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Q: Preview local websites through slow bandwidth speeds ( Answered 5 out of 5 stars,   0 Comments )
Subject: Preview local websites through slow bandwidth speeds
Category: Computers > Internet
Asked by: philipkd-ga
List Price: $7.00
Posted: 15 Jan 2003 15:03 PST
Expires: 14 Feb 2003 15:03 PST
Question ID: 143202
How can I preview websites that I have stored locally as if I were on
a slower internet connection?

Ideally, I would like a browser or a plugin for IE/Netscape that'll
simulate capping my bandwidth at a certain speed.  I mainly want to do
this because macromedia flash has a built-in bandwidth profiler, but
it doesn't work 100% accurately...i.e. doing a LoadMovie is
instantaneous in the preview mode.  As a result, I want to see my
websites through the eyes of a slow, uncached, internet connection.
Subject: Re: Preview local websites through slow bandwidth speeds
Answered By: funkywizard-ga on 15 Jan 2003 22:16 PST
Rated:5 out of 5 stars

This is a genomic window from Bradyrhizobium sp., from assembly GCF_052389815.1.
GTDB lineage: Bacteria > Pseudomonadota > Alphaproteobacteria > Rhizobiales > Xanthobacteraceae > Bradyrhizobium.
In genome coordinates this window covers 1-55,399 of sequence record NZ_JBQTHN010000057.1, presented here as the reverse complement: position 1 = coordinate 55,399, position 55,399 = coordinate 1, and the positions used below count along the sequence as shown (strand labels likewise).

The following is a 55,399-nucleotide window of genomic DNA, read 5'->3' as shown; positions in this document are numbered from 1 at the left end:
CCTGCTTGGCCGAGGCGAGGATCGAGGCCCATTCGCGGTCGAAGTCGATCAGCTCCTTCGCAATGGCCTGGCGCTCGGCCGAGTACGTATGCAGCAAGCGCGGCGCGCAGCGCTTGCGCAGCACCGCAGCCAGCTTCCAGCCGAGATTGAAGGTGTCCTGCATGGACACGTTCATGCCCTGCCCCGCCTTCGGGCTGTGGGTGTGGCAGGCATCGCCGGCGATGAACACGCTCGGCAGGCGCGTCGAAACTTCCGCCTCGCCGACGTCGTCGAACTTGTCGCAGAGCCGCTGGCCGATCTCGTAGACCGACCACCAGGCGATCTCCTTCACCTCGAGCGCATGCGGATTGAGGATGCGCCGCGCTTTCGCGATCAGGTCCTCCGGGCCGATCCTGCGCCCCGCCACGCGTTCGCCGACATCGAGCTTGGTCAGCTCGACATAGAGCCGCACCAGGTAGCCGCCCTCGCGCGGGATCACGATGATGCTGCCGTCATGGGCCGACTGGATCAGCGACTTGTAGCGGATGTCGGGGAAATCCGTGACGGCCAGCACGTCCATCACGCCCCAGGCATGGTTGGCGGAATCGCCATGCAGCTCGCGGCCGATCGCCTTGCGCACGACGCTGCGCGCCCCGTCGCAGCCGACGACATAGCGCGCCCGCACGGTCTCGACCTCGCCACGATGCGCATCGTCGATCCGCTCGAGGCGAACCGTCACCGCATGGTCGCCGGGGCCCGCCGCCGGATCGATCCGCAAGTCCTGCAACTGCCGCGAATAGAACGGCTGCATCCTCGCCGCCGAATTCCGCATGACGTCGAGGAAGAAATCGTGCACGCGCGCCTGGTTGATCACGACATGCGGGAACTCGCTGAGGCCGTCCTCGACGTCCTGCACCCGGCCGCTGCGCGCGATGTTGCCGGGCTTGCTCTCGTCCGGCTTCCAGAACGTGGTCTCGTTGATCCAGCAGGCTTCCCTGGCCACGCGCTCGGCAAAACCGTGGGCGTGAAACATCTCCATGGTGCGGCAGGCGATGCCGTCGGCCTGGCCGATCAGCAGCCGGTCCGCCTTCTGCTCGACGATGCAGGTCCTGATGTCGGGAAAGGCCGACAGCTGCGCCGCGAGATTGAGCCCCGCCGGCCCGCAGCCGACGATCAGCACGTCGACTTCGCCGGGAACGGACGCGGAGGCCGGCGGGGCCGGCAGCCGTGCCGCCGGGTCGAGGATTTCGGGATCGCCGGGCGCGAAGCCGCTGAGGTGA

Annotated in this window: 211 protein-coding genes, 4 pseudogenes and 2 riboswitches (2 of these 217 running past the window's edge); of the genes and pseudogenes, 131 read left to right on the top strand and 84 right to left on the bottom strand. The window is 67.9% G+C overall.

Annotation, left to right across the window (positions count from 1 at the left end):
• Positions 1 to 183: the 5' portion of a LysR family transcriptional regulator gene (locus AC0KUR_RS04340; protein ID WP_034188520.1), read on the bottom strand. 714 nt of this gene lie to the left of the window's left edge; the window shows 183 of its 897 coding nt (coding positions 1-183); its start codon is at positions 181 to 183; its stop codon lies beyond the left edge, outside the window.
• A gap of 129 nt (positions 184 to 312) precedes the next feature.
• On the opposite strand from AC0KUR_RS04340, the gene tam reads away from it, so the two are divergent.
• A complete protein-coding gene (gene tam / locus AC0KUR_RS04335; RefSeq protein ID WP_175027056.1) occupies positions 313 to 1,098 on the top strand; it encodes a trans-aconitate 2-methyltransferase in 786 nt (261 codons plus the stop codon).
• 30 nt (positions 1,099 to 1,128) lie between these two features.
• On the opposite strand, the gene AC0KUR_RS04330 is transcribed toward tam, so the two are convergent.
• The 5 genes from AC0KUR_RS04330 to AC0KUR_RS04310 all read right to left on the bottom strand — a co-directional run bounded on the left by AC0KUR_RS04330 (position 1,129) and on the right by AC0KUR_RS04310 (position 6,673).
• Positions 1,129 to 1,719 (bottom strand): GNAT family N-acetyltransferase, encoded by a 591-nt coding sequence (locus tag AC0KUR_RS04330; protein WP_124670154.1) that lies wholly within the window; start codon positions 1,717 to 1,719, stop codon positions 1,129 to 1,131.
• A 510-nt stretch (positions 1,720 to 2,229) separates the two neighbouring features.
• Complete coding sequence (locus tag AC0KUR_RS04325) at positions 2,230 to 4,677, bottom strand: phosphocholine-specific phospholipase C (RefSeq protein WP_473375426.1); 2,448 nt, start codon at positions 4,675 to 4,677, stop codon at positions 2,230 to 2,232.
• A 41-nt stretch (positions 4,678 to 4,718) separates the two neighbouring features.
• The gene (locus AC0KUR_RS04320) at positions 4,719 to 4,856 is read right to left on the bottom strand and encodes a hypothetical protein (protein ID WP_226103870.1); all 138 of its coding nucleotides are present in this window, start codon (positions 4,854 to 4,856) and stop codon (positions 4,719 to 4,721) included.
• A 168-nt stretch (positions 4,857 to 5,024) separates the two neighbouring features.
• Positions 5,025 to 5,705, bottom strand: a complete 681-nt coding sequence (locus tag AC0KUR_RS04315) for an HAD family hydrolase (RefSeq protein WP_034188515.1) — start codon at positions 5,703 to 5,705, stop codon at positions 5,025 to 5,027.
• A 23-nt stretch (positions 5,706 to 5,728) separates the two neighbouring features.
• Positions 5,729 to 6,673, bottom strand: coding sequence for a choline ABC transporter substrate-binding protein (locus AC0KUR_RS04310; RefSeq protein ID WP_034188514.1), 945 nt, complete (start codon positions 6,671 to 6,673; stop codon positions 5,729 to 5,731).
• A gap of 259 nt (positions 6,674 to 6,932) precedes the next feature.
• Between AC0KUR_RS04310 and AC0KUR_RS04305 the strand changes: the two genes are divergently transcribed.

I have found a program that caps your internet speeds to certain
levels in order to simulate just this thing. I had seen it on a forum
a while back, so I went there looking for it.

the url for the program is and as you
might guess from the url the name of the program is nimbus by shunra.

search strategy: then search for "bandwidth

This program only works on Windows NT, 2000 and Xp with full service
packs. If this doesn't work on your system, or you have any other
questions, please leave a request for clarification and I will find a
similar program that works for you.

Request for Answer Clarification by philipkd-ga on 16 Jan 2003 11:29 PST
Thanks for the help.  This does help me view the rest of the Internet
on slower bandwidths.  However, when I look at pages that are stored
on a webserver running on my computer, i.e., I visit something like
http://localhost/ it comes up lightning fast, as if it is reading it
straight from my hard drive.  Ideally, I would like to slow that down
as well, as if I were on a slower conenction.

Clarification of Answer by funkywizard-ga on 16 Jan 2003 12:22 PST
that is an interesting problem, since indeed it is reading the file
directly from your hard drive. I have one suggestion and two
possibilities. The first possibility is that if you could tell me the
name of the webserver software you use, I may be able to figure out